A newly released report from Chicago's inspector general criticizes how the nation's third largest city manages a police database of purported street-gang members, saying it's rife with inaccuracies and provides no good way for someone to challenge their inclusion in it.
Thursday's 159-page report urges a reevaluation of the database's usefulness compared to the resentment it can engender and calls for the creation of a clear appeals process for getting names purged from it.
“Rather than a unified standalone system, as publicly perceived, the Department has, over time, built a patchwork of data systems, visualization tools, and computer applications,” the report summary said.
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The report made four significant findings, including that the CPD’s database “lacks sufficient controls” for the data it collects and utilizes.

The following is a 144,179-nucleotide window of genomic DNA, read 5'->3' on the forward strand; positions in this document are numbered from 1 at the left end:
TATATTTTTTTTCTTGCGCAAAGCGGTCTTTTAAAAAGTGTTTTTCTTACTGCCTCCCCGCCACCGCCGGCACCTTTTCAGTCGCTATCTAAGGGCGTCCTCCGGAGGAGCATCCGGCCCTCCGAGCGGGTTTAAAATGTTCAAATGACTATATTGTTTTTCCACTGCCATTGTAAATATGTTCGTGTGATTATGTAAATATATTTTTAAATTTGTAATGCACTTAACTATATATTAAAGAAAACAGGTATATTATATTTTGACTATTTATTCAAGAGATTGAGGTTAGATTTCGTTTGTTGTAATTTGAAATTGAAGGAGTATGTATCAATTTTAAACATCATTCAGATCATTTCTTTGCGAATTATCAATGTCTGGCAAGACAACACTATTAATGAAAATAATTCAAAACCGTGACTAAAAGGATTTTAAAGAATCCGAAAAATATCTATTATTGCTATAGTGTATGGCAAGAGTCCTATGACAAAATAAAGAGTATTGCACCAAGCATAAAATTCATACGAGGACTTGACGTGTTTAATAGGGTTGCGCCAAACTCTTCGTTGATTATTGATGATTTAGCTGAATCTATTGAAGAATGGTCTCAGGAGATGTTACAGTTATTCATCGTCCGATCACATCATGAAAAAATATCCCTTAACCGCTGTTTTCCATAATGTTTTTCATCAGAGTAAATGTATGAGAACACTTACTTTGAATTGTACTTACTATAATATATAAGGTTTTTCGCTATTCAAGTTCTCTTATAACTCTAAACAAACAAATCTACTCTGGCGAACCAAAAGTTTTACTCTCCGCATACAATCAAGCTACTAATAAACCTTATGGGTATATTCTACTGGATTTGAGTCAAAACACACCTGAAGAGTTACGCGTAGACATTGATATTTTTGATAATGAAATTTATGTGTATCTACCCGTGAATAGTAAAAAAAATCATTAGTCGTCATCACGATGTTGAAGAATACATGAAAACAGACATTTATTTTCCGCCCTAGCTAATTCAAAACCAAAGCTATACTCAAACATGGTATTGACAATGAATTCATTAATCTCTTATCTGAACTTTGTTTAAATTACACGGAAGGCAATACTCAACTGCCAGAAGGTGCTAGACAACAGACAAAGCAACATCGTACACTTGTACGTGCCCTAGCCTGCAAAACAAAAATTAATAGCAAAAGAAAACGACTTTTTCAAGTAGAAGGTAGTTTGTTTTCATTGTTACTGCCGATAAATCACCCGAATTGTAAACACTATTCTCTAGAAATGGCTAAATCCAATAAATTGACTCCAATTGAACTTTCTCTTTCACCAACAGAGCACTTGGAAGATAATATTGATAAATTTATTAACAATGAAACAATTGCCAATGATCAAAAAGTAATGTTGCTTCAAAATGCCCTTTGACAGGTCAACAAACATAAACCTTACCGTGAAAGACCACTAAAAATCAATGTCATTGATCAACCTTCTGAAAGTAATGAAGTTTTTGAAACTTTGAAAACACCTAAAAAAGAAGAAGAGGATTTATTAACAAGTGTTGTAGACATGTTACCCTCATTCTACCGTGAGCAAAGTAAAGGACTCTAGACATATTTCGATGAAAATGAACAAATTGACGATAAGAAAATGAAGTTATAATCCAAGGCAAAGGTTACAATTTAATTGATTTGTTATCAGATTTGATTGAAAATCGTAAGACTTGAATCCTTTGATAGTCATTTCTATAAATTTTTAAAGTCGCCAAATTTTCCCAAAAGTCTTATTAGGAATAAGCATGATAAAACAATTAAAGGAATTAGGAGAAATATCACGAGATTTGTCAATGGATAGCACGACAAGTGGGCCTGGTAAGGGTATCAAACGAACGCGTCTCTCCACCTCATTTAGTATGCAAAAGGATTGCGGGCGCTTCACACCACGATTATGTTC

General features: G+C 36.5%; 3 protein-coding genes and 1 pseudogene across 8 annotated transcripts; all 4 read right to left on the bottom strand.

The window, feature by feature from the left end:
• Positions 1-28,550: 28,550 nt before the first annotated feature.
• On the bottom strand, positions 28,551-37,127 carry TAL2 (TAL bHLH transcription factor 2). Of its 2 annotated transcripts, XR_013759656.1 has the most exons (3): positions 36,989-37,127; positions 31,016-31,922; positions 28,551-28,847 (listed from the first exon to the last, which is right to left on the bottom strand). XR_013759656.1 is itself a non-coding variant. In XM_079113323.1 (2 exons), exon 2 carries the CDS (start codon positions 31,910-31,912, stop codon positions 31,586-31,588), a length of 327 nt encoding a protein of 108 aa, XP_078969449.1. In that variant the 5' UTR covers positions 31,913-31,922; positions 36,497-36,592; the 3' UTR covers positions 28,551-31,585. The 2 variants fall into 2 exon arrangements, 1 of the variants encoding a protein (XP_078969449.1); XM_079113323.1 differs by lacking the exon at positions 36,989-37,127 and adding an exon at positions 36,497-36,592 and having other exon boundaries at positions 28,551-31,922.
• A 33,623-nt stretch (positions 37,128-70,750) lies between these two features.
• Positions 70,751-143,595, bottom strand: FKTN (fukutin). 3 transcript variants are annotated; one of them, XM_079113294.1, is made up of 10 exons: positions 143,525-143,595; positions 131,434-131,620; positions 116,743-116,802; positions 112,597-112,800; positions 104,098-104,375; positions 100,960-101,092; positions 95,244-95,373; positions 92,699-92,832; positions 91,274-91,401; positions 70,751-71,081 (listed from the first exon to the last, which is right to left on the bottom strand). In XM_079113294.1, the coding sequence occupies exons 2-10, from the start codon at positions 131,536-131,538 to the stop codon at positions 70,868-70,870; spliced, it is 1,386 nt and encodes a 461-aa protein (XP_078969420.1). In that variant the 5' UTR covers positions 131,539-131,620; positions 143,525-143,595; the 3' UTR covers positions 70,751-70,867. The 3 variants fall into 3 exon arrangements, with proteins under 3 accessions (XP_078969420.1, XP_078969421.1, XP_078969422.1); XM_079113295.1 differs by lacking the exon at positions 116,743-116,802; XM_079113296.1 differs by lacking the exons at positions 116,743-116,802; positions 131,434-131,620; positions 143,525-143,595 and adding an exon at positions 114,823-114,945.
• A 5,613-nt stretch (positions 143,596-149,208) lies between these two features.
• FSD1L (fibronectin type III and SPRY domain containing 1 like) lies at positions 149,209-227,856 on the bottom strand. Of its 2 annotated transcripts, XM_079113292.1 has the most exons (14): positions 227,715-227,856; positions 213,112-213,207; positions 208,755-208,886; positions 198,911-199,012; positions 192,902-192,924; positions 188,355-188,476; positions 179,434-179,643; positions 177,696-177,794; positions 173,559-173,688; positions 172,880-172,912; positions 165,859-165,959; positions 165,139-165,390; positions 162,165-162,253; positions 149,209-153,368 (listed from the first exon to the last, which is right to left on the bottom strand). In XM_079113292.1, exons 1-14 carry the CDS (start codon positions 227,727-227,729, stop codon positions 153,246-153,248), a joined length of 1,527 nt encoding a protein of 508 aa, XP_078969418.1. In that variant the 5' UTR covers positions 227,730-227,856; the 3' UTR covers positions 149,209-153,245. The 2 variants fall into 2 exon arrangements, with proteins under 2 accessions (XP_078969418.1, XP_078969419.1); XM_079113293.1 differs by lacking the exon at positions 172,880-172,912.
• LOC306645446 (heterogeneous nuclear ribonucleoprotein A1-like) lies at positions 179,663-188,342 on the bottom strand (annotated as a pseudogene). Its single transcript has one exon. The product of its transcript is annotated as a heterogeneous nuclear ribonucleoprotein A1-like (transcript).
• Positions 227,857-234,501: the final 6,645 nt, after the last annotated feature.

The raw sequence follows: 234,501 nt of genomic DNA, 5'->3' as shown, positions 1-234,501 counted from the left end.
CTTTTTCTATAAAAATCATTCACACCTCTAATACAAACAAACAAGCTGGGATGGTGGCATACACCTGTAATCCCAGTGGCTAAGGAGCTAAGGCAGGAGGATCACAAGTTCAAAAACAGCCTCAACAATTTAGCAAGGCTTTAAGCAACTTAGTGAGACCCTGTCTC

The report also found that the department’s practices lack “procedural fairness protections,” its gang designations “raise significant data quality concerns,” and that its lack of transparency “strains police-community relations.”
A 2018 civil rights lawsuit alleged the database names up to 195,000 people, including many who were never in gangs. Those in it are more likely to be denied bond after arrest and find it harder to land jobs.
The inspector general's office said Chicago police have committed to improvements but that some police proposals "substantially diverge" from report recommendations.
The report also made a series of 30 recommendations, including that the department notify residents if they’ve been designated as a gang member, and to establish a process for contesting or appealing that designation.
The full report can be found on the Office of the Inspector General’s website.